How might geography or socioeconomic status affect the ability to control any of these diseases?
I think HIV is a disease where we talk a lot about key populations, with those being groups that have a higher risk of becoming infected with HIV. I don’t see that happening quite as much with TB, and certainly not with malaria. We do see socioeconomic disparities as a barrier to accessing care if it’s not affordable to the patient.
On this topic, there is the issue of the way we treat TB. Oftentimes, because we’re very concerned about drug resistance, we require patients to take their medications while a clinician or health care worker is watching to ensure that the patient actually takes the medicine. What that can mean is that some people have to go to the health clinic every day or several times a week. As you might imagine, those costs add up. The patient has to take a day off work, find child care, pay for transportation. These kinds of costs build up and can contribute to people dropping out of care.
In terms of geography, one of the risk factors for TB infection is living in crowded environments, so things like living in an urban slum would predict infection. As far as access to care, if you’re living in a rural area, it’s a lot harder to get anywhere. You’re not going to have clinics nearby to provide appropriate treatment.
What steps does the recent report advise in terms of applying the lessons of TB and malaria to HIV, and also to improved control of those diseases?
Looking at it from the perspective of that brief, we imagined a hypothetical world where suddenly we have a cure for HIV, and we thought about what that would mean, what it would take to get there, and what we could learn from TB and malaria to achieve that.
What we came up with is that we would have to quickly and effectively find every single person with HIV to bring them back for treatment. We have to be really proactive about quickly and immediately diagnosing whether new infections are drug resistant, and implementing things like viral load monitoring to determine immediately when HIV treatments are failing due to drug resistance.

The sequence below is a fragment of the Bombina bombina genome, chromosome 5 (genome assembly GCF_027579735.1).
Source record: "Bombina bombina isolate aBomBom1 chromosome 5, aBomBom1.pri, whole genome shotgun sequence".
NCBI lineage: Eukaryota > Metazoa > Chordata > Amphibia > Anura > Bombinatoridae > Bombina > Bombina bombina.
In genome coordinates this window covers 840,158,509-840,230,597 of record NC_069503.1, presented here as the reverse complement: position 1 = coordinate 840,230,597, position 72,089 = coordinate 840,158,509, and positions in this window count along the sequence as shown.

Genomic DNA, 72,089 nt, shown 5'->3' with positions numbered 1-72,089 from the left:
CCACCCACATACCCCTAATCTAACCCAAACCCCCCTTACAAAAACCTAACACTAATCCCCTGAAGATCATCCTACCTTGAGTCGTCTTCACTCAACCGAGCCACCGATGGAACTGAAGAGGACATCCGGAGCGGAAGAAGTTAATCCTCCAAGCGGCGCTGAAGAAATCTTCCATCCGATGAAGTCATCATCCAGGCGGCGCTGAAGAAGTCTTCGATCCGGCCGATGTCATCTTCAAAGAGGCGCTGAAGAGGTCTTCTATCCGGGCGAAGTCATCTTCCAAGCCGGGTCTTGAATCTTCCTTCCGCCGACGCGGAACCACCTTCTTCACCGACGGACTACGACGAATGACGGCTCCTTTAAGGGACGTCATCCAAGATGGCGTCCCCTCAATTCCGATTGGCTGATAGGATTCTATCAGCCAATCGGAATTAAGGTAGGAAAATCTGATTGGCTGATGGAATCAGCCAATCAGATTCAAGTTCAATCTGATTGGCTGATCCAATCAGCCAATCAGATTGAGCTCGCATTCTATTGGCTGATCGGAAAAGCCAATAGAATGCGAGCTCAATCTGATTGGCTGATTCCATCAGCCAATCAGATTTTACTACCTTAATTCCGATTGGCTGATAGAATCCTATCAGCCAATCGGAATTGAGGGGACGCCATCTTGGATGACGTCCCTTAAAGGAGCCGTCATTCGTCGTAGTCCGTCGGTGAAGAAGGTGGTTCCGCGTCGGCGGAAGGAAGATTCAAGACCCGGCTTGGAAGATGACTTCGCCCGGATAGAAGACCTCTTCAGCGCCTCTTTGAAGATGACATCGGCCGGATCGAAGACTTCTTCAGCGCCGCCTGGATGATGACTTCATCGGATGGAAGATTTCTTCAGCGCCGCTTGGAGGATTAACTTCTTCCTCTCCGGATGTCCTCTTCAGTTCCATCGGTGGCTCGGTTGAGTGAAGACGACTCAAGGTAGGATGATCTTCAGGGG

We would also have to do things like provide a supportive environment for patients with HIV, to help them stay on their treatment and stay healthy. Another big thing will be funding ongoing research so that we have new diagnostic tools and new cures, because we know from TB and malaria that having one cure or one treatment is not the end of the story.
The need for ongoing funding is mentioned in the report. Can you address the importance of this?
Just in terms of where we are right now, I think we’re also in a bit of a crossroads with funding generally. Just recently, we’ve been hearing about how the new administration is talking about cutting the budgets of PEPFAR and USAID by maybe 37%, so I think it’s very important for us that we make clear that, although our HIV response is a small part of the budget, we need to continue to maintain our focus, because otherwise, we could lose that funding.
Where does research stand right now on HIV, malaria and TB?
I know TB right now has some very exciting things coming out in terms of diagnostics, and the idea is that we are going for a diagnostic technology that can tell you the full drug resistance profile of the TB you are infected with.
Then there are some drugs coming out; they’re going through the pipelines, and we’ll see how that goes. There’s a lot of work in malaria about diagnostic tests, also.
In HIV, we have some really exciting research on long-acting formulations, medications you can take in an injectable form and not have to go back and take pills every day. That’s an exciting development.
amfAR. How Cures Can Fail. http://www.amfar.org/uploadedFiles/_amfarorg/Articles/On_The_Hill/2017/DC-2016-How-Cures-Fail-011117-Web.pdf. Accessed March 8, 2017.
WHO. Global tuberculosis report 2016. http://apps.who.int/iris/bitstream/10665/250441/1/9789241565394-eng.pdf. Access March 8, 2017.
WHO. Malaria. http://www.who.int/mediacentre/factsheets/fs094/en. Accessed March 8, 2017.
For more information:
Alana R. Sharp can be reached at amfAR, 1100 Vermont Avenue, NW, Suite 600, Washington, D.C. 20005; email: firstname.lastname@example.org.
Disclosure: Sharp reports no relevant disclosures.